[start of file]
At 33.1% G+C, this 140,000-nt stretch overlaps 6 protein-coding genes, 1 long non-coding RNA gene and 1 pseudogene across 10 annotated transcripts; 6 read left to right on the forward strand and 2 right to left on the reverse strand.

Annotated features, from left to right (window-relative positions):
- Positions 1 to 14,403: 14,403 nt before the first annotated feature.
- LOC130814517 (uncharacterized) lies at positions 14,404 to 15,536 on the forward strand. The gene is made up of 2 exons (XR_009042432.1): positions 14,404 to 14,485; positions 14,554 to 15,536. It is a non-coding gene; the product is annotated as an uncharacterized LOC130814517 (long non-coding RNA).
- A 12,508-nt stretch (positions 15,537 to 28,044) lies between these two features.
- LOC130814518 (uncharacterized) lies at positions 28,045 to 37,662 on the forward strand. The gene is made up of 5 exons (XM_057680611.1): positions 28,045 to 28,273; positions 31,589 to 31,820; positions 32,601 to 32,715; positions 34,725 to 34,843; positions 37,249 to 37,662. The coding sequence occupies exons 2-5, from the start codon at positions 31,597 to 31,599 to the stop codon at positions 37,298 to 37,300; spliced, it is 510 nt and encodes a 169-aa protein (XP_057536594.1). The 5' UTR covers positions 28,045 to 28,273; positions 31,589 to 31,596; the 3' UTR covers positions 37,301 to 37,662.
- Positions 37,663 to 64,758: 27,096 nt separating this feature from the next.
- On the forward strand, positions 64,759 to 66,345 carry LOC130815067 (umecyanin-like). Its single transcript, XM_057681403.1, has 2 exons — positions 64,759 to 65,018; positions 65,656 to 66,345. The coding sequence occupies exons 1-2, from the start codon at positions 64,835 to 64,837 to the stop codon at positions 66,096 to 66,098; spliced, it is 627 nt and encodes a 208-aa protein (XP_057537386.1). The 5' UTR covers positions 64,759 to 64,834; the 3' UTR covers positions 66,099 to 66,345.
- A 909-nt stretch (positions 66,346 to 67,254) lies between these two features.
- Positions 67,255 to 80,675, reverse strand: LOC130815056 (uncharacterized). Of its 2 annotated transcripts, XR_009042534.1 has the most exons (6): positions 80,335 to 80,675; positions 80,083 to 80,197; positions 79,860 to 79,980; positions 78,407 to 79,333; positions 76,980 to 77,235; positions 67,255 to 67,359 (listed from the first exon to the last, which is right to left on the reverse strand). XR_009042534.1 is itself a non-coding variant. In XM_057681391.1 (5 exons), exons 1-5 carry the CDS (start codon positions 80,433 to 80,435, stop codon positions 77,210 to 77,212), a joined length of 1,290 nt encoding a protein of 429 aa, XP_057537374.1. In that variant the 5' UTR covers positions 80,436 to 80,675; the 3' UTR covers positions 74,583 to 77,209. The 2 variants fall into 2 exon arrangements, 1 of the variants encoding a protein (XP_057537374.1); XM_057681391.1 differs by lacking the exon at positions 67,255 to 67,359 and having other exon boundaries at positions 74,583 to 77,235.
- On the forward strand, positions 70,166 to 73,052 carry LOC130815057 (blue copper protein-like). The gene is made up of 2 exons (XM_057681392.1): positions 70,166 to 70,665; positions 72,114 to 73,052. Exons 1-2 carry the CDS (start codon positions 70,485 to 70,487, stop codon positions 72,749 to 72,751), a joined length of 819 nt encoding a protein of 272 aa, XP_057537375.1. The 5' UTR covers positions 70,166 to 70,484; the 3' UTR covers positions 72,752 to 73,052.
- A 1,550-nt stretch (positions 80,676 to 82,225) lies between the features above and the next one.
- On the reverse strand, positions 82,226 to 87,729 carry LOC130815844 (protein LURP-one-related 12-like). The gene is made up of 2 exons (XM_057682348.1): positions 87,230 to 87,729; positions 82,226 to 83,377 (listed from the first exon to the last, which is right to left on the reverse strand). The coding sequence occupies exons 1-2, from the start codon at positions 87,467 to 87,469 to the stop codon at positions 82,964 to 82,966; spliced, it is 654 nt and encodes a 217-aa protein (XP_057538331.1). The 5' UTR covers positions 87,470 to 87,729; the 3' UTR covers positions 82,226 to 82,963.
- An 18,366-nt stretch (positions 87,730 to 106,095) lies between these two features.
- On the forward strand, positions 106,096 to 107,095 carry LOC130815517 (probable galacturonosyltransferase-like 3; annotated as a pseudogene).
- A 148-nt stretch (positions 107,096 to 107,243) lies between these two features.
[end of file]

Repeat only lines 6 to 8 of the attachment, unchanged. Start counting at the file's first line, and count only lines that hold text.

- LOC130814518 (uncharacterized) lies at positions 28,045 to 37,662 on the forward strand. The gene is made up of 5 exons (XM_057680611.1): positions 28,045 to 28,273; positions 31,589 to 31,820; positions 32,601 to 32,715; positions 34,725 to 34,843; positions 37,249 to 37,662. The coding sequence occupies exons 2-5, from the start codon at positions 31,597 to 31,599 to the stop codon at positions 37,298 to 37,300; spliced, it is 510 nt and encodes a 169-aa protein (XP_057536594.1). The 5' UTR covers positions 28,045 to 28,273; positions 31,589 to 31,596; the 3' UTR covers positions 37,301 to 37,662.
- Positions 37,663 to 64,758: 27,096 nt separating this feature from the next.
- On the forward strand, positions 64,759 to 66,345 carry LOC130815067 (umecyanin-like). Its single transcript, XM_057681403.1, has 2 exons — positions 64,759 to 65,018; positions 65,656 to 66,345. The coding sequence occupies exons 1-2, from the start codon at positions 64,835 to 64,837 to the stop codon at positions 66,096 to 66,098; spliced, it is 627 nt and encodes a 208-aa protein (XP_057537386.1). The 5' UTR covers positions 64,759 to 64,834; the 3' UTR covers positions 66,099 to 66,345.